APPROXIMATELY 500 cases of mesenteric cysts of all types had been reported in the literature up to 1935, and it is conjectured that between 200 and 300 were of the chylous variety.* In 1947, Beahrs and Judd reported an incidence of 7 chylous cysts in over 1,000,000 patients at the Mayo Clinic.3 Block estimates that 1 case of chylous mesenteric cyst occurs in 150,000 admissions in general hospitals.4
Chylous cysts vary in size, are usually single, and lie between the peritoneal leaves of the mesentery of the small bowel, usually the jejunum. Since they are not tensely filled, they tend to be flabby. A dumbbell shape is common, with the cyst projecting out from either side of the mesentery, partially surrounding a loop of bowel, like a saddle. The walls are thin, consisting of connective tissue and an inner lining of endothelial cells. Gross emphasizes the absence of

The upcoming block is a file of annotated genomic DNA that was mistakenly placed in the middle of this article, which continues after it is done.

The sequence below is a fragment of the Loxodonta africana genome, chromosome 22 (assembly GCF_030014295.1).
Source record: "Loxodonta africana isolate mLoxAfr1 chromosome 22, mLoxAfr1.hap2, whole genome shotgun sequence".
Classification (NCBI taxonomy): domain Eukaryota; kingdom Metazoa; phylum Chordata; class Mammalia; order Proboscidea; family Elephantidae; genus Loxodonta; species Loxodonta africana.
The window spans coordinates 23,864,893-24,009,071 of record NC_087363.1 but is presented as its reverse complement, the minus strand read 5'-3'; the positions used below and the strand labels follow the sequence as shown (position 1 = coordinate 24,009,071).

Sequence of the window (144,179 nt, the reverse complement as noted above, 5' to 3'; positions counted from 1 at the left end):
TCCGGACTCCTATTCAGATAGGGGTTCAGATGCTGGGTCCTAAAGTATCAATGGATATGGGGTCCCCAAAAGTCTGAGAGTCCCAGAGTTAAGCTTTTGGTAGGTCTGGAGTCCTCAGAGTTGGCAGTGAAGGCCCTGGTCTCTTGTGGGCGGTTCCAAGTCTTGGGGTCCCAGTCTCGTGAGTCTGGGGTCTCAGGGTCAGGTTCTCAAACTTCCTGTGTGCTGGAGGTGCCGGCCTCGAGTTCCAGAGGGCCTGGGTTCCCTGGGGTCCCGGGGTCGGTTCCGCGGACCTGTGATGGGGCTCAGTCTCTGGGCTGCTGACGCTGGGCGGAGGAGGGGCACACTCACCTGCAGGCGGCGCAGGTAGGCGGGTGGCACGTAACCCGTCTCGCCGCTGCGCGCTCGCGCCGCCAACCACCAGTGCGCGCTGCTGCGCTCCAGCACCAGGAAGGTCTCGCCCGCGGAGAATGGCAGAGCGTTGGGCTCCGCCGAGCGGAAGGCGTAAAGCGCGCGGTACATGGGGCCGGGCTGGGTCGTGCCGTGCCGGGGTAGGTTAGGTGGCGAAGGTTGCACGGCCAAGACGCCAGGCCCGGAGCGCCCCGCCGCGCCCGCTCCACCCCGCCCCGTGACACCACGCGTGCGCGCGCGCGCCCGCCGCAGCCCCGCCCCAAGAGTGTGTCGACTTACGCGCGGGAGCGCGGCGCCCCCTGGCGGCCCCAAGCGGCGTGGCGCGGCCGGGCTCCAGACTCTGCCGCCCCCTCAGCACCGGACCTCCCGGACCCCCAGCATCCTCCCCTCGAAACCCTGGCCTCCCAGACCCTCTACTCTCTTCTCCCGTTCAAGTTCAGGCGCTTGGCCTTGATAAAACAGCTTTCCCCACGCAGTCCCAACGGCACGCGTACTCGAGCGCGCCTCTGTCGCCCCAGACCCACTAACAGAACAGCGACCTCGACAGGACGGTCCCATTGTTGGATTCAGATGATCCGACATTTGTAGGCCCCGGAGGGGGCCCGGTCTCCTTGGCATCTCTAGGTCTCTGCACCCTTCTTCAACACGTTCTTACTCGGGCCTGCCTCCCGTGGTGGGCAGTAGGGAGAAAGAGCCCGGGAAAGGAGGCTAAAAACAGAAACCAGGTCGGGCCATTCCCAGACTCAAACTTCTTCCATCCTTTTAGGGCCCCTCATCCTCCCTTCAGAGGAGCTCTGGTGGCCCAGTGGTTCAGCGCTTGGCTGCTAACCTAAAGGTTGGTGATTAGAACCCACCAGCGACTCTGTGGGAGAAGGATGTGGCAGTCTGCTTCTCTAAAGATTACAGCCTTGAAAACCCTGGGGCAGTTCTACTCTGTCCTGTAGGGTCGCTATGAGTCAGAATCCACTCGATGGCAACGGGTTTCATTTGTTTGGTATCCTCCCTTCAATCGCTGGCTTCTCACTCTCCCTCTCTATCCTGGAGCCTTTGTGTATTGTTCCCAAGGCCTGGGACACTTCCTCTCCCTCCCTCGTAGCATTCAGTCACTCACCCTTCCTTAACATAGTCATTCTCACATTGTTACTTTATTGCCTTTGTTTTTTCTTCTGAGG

KRON SD, SATINSKY VP. CHYLOUS MESENTERIC CYST CAUSING VOLVULUS OF MALROTATED INTESTINE. AMA Am J Dis Child. 1954;88(2):216–219. doi:10.1001/archpedi.1954.02050100218009
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